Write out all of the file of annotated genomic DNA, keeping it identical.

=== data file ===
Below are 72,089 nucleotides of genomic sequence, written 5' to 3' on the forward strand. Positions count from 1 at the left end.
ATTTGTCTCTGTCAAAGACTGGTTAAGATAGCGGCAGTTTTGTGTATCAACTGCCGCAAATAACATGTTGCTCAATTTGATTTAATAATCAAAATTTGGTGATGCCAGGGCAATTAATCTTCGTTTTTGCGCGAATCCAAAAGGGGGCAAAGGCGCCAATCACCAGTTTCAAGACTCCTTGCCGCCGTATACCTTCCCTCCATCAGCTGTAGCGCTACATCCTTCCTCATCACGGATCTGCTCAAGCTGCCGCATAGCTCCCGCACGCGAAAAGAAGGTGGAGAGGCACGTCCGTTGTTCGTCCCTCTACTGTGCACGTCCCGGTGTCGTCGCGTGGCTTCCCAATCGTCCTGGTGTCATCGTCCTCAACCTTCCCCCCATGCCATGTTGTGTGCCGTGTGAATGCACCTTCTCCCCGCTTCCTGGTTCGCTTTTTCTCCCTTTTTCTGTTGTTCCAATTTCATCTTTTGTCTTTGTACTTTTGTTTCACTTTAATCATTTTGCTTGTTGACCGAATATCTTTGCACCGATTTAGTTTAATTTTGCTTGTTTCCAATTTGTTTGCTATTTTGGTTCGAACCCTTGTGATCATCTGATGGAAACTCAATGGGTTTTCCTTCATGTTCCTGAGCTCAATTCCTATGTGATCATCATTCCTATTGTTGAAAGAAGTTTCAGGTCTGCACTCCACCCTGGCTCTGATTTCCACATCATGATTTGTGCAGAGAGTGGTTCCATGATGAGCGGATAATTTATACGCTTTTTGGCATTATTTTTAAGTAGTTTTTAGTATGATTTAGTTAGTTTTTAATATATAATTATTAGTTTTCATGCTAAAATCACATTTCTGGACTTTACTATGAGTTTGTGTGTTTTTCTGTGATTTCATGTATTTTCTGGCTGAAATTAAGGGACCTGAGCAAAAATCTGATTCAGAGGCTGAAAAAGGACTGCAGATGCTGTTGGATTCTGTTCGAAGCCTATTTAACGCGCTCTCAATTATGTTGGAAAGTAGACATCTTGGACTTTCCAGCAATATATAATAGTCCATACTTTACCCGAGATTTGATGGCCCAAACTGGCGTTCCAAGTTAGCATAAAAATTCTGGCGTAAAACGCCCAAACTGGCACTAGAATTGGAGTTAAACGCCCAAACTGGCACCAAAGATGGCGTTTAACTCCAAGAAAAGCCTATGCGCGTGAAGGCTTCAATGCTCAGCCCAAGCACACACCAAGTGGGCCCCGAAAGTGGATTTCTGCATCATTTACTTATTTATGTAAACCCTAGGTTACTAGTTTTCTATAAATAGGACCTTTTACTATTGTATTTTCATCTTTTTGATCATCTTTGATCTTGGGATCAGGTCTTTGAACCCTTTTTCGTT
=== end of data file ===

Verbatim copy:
Below are 72,089 nucleotides of genomic sequence, written 5' to 3' on the forward strand. Positions count from 1 at the left end.
ATTTGTCTCTGTCAAAGACTGGTTAAGATAGCGGCAGTTTTGTGTATCAACTGCCGCAAATAACATGTTGCTCAATTTGATTTAATAATCAAAATTTGGTGATGCCAGGGCAATTAATCTTCGTTTTTGCGCGAATCCAAAAGGGGGCAAAGGCGCCAATCACCAGTTTCAAGACTCCTTGCCGCCGTATACCTTCCCTCCATCAGCTGTAGCGCTACATCCTTCCTCATCACGGATCTGCTCAAGCTGCCGCATAGCTCCCGCACGCGAAAAGAAGGTGGAGAGGCACGTCCGTTGTTCGTCCCTCTACTGTGCACGTCCCGGTGTCGTCGCGTGGCTTCCCAATCGTCCTGGTGTCATCGTCCTCAACCTTCCCCCCATGCCATGTTGTGTGCCGTGTGAATGCACCTTCTCCCCGCTTCCTGGTTCGCTTTTTCTCCCTTTTTCTGTTGTTCCAATTTCATCTTTTGTCTTTGTACTTTTGTTTCACTTTAATCATTTTGCTTGTTGACCGAATATCTTTGCACCGATTTAGTTTAATTTTGCTTGTTTCCAATTTGTTTGCTATTTTGGTTCGAACCCTTGTGATCATCTGATGGAAACTCAATGGGTTTTCCTTCATGTTCCTGAGCTCAATTCCTATGTGATCATCATTCCTATTGTTGAAAGAAGTTTCAGGTCTGCACTCCACCCTGGCTCTGATTTCCACATCATGATTTGTGCAGAGAGTGGTTCCATGATGAGCGGATAATTTATACGCTTTTTGGCATTATTTTTAAGTAGTTTTTAGTATGATTTAGTTAGTTTTTAATATATAATTATTAGTTTTCATGCTAAAATCACATTTCTGGACTTTACTATGAGTTTGTGTGTTTTTCTGTGATTTCATGTATTTTCTGGCTGAAATTAAGGGACCTGAGCAAAAATCTGATTCAGAGGCTGAAAAAGGACTGCAGATGCTGTTGGATTCTGTTCGAAGCCTATTTAACGCGCTCTCAATTATGTTGGAAAGTAGACATCTTGGACTTTCCAGCAATATATAATAGTCCATACTTTACCCGAGATTTGATGGCCCAAACTGGCGTTCCAAGTTAGCATAAAAATTCTGGCGTAAAACGCCCAAACTGGCACTAGAATTGGAGTTAAACGCCCAAACTGGCACCAAAGATGGCGTTTAACTCCAAGAAAAGCCTATGCGCGTGAAGGCTTCAATGCTCAGCCCAAGCACACACCAAGTGGGCCCCGAAAGTGGATTTCTGCATCATTTACTTATTTATGTAAACCCTAGGTTACTAGTTTTCTATAAATAGGACCTTTTACTATTGTATTTTCATCTTTTTGATCATCTTTGATCTTGGGATCAGGTCTTTGAACCCTTTTTCGTT